Science in the Drake

Those of you who have followed my blogs in the past know that the Drake Passage and I are not friends. The Drake is a stretch of open ocean between South America  and Antarctica. Often there big waves and storms, but it is always rolly. This year the Drake and I are making peace. I got prescription seasickness medicine, and the Drake only had 10 foot(ish) waves. For once I am up, about, eating, and doing science in the Drake. Nancy Regan was wrong kids; just say yes to drugs… Well motion sickness drugs at least.

The first bit of science we did was to launch XBTs. XBTs are water sampling probes. They measure temperature down to 760 meters. The probe stays connected to the ship by a thin copper wire so that the data can be transmitted in real time. Once the probe crosses 760 meter depth, you snap the wire. The probe is then disconnected from the ship. I am betting that in areas of high interest to oceanographers the sea floor is littered with XBTs.

Sadly there are no flames or triggers involved in launching the XBT.  You just make sure the copper wire is connected and then tip it overboard.  We launched XBTs every 90 minutes for 24 hours.  The last one I launched was at midnight, when it was blowing 39 knots and lightly snowing.  Yeah, I am tough. Smile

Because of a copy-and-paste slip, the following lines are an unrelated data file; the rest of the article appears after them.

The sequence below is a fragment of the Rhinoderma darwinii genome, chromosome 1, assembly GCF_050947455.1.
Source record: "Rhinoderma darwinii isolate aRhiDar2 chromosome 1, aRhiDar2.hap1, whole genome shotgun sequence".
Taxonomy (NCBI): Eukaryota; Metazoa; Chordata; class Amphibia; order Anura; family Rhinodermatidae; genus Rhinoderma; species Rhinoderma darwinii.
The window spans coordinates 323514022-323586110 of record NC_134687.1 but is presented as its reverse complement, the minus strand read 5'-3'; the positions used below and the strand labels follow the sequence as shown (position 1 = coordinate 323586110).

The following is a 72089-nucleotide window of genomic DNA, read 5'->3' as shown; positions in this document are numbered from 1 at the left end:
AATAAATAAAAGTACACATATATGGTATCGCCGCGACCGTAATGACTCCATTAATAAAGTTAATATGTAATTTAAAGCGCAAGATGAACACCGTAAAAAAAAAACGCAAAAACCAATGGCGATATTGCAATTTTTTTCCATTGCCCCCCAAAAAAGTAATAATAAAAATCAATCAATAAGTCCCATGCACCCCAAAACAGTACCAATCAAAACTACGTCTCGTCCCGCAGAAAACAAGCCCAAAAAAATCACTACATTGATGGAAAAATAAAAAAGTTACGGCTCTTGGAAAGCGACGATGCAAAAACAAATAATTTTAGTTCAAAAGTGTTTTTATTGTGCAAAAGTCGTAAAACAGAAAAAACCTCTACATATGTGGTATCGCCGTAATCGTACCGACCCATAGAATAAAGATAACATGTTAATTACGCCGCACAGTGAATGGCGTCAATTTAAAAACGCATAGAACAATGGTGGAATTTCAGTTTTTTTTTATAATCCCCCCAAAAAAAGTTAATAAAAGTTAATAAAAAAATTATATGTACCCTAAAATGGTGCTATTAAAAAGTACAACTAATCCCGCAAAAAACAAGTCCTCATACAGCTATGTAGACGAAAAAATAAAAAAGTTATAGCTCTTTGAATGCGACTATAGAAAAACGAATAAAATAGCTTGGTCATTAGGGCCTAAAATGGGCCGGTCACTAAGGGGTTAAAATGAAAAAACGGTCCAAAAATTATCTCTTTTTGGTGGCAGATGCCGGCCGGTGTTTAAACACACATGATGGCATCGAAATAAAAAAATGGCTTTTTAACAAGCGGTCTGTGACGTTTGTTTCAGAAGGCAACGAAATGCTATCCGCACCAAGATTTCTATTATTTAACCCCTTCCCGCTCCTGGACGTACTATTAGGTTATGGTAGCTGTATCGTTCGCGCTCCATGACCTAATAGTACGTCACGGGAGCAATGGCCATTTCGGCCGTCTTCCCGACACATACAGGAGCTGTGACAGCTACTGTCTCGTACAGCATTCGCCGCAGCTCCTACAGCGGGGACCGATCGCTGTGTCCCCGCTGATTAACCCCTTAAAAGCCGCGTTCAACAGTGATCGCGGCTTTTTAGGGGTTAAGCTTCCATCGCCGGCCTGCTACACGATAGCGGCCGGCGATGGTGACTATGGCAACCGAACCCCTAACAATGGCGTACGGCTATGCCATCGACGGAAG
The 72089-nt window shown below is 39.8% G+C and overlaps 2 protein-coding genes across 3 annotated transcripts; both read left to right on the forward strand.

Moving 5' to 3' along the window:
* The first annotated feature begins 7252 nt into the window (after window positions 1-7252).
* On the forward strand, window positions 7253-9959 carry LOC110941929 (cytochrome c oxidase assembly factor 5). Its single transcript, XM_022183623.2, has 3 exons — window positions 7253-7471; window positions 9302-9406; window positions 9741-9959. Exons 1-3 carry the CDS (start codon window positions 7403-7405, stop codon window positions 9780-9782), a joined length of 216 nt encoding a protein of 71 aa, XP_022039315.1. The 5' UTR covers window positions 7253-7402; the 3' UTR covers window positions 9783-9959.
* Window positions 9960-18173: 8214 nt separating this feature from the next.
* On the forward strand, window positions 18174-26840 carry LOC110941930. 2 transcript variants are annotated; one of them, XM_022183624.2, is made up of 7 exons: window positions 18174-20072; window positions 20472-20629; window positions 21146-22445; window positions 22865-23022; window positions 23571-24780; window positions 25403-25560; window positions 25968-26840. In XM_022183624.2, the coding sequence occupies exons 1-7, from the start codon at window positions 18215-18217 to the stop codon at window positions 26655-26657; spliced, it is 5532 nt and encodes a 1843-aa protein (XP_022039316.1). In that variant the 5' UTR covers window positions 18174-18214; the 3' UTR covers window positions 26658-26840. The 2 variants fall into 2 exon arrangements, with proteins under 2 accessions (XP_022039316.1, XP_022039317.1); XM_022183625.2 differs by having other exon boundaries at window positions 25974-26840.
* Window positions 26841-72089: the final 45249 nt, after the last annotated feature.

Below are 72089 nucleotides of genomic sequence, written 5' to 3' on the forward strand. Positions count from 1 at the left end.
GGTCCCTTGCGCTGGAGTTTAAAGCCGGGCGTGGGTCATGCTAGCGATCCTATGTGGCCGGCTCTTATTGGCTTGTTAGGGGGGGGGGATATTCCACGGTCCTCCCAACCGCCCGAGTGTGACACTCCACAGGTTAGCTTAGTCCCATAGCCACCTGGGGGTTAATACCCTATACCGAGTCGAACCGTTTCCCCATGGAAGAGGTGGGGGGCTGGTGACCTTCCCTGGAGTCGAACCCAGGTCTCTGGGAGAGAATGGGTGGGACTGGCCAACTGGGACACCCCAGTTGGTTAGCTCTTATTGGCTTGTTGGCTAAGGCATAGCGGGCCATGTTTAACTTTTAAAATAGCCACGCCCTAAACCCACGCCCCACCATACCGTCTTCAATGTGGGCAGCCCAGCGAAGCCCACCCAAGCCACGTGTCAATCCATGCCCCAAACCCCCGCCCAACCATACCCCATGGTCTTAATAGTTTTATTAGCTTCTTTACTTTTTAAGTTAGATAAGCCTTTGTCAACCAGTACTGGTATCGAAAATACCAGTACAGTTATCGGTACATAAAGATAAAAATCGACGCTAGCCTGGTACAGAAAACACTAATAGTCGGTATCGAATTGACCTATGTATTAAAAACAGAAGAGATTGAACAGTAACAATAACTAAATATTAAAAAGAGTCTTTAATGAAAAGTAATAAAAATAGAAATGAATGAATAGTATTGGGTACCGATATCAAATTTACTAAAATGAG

We also launched a number of drifter buoys. The buoys will float for up to two years and transmit information on sea surface conditions and current speed using a satellite connection.

We released the drifter buoys from the main deck, which was completely awash with waves. Sorry no photos.  Basically we just dropped it over back of the boat

We are also starting to practice with the gear we will be using to collect the bulk of the data for this cruise. We did a very quick CTD (Connectivity, Temperature, Depth) cast to collect water samples at different depths.

The big checker doors open on the side of the boat at water level. The CTD is then lowered into the water while to boat is still moving forward. The bottles are triggered to open and close at specific depths. The first CTD cast was quick and shallow, just to get some phytoplankton (algae) samples on board.

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